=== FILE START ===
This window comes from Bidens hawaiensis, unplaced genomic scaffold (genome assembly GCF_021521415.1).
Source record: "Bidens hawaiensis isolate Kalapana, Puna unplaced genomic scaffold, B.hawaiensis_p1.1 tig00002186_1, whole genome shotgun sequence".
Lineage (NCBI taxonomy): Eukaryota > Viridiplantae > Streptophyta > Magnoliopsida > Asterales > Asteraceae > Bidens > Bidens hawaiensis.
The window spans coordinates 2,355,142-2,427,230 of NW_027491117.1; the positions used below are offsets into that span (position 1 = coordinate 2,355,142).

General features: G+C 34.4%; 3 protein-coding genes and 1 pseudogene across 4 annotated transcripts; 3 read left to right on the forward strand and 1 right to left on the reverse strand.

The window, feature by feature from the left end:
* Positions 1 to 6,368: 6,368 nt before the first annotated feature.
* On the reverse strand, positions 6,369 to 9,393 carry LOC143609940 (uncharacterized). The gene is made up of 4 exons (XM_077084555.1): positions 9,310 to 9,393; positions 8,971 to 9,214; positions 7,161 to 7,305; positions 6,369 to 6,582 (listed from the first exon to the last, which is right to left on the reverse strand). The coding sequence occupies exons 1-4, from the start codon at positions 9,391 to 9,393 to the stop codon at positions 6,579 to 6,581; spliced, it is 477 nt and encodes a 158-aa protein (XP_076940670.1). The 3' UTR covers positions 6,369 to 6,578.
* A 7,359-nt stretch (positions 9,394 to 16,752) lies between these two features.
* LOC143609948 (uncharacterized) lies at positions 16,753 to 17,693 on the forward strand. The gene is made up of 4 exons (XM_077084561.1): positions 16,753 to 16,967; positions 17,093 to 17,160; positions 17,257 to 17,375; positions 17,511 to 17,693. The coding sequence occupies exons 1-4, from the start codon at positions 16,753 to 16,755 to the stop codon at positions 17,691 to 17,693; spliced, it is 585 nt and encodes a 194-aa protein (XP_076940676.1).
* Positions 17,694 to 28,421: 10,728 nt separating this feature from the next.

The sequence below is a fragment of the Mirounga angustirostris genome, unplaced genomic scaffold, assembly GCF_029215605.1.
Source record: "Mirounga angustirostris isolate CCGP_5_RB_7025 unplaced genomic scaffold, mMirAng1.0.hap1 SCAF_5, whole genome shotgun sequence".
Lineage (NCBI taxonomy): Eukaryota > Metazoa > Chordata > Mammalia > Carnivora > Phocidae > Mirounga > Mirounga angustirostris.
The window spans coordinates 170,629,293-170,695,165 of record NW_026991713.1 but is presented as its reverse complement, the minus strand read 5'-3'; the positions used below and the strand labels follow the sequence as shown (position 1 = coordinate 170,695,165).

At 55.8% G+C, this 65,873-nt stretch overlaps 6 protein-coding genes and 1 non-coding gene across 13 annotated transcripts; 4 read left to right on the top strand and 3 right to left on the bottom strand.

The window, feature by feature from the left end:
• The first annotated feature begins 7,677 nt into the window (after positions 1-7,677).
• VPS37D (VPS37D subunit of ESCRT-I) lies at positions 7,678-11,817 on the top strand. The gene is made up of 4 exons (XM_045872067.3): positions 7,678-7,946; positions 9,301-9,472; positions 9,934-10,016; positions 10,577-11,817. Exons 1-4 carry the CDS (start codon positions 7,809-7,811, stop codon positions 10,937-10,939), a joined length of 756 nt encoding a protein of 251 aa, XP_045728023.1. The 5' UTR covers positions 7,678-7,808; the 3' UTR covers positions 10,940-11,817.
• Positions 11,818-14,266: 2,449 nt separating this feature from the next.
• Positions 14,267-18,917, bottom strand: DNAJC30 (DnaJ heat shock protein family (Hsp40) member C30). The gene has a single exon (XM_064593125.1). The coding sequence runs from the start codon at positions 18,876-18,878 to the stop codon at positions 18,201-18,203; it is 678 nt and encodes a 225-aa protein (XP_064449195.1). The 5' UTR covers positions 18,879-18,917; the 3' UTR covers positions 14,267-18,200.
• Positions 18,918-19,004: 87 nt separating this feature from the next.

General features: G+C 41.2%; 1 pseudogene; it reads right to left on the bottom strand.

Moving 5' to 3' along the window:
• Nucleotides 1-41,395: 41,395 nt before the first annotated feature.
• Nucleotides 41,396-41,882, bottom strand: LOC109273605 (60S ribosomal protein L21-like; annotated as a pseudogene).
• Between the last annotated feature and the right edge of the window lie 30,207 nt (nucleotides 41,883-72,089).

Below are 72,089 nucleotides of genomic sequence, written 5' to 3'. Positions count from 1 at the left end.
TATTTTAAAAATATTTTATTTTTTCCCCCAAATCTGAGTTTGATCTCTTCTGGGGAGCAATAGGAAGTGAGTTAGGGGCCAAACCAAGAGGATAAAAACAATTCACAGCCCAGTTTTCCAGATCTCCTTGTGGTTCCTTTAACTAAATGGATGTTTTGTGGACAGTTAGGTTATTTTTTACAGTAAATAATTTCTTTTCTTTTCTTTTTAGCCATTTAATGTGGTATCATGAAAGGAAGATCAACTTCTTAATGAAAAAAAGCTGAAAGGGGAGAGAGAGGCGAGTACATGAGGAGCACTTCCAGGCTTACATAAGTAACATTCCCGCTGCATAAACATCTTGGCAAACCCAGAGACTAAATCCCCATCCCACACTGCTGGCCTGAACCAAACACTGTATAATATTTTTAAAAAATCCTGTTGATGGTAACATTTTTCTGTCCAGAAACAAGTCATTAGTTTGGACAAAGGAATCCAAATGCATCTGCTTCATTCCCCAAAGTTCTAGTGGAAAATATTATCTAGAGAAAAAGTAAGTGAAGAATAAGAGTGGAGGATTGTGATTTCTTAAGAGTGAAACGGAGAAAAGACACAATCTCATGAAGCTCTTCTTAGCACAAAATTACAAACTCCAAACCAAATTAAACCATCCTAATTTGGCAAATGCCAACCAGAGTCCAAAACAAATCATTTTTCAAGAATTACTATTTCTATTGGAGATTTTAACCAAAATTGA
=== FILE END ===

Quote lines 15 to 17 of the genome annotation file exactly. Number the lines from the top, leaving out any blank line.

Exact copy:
The window spans coordinates 170,629,293-170,695,165 of record NW_026991713.1 but is presented as its reverse complement, the minus strand read 5'-3'; the positions used below and the strand labels follow the sequence as shown (position 1 = coordinate 170,695,165).

At 55.8% G+C, this 65,873-nt stretch overlaps 6 protein-coding genes and 1 non-coding gene across 13 annotated transcripts; 4 read left to right on the top strand and 3 right to left on the bottom strand.

The window, feature by feature from the left end: